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The buck passed here

February 8th, 2009 - 5:51 am

The newspapers in the UK were recently full of stories about the death of a certain Baby P, a 17 month old baby boy who was progressively killed by his mother’s boyfriend while she watched, apparently amused at the proceedings. Over an extended period the little child had his fingers lopped off, bones broken, teeth punched in and spine snapped until finally he died. What made the story resonant with the British public was how it went on undetected despite at least 60 visits or interviews between the child and welfare professionals. It was like a play full of motion where everything stayed still. Child protection people, for example, would make inspections yet fail to cross the room to look closely at the child. At other times, the infant was presented at arms length smeared in chocolate by his monstrous guardians to obscure his injuries, all of which seemed to escape the notice of the social workers. When the child was taken to a government health care doctor for examination shortly before he died, the doctor didn’t examine the child because it seemed inconvenient to do at the time. “The doctor, who qualified in Pakistan and worked in Saudi Arabia before coming to Britain in 2004, spotted bruises to his body but decided not to carry out a full systemic examination because the boy was ;miserable and cranky’.”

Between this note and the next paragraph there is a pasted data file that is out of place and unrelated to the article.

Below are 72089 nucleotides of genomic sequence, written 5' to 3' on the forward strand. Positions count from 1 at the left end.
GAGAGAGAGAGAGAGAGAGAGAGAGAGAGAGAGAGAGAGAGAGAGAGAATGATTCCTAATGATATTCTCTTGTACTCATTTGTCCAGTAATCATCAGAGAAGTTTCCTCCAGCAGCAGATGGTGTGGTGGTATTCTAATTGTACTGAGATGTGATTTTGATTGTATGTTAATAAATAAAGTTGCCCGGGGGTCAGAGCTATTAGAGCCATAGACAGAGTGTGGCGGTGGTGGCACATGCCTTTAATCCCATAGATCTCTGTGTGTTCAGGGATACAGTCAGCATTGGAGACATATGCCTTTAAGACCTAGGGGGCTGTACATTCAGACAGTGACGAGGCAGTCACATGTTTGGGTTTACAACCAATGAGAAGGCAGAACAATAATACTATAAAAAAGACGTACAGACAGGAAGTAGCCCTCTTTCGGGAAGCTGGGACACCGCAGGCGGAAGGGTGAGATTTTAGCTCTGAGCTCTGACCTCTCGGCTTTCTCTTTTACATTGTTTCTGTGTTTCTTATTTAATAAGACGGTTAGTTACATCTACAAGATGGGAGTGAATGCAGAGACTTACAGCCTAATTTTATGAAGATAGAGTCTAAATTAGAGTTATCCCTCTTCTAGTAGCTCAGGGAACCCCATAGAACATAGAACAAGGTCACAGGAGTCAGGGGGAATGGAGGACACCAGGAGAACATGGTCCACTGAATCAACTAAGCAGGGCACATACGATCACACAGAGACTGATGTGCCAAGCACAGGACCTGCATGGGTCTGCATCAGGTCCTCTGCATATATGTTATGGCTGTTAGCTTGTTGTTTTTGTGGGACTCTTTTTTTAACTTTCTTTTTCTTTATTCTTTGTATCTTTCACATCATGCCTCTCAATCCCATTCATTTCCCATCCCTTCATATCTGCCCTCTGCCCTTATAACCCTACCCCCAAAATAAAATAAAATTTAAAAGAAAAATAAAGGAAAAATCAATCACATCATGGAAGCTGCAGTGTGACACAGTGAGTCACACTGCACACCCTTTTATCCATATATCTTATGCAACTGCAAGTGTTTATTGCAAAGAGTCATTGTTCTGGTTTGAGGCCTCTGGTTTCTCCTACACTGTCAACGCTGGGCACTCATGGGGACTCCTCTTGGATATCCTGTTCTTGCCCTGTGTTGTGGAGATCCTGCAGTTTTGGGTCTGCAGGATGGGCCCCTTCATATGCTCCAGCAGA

Amidst the reams of journalistic soul-searching which followed, the most interesting analysis was provided by Theodore Dalrymple, who drew on his experience as a doctor in the British health care system. His basic thesis about why Baby P died undetected in plain view was that in bureaucratic Britain the concept of responsibility had changed from being predicated on results to one predicated on process. Nobody saw the actual, all they could see was the process.  Dalrymples’ remark reminded me of a comment I recently heard from someone in a major consulting  firm in connection of the recent economic meltdown: that they were so busy measuring compliance that there was no time to ask if the basic business made sense. Everyone was looking but what were they looking at?  Dalyrymple wrote of this bureaucratic universe: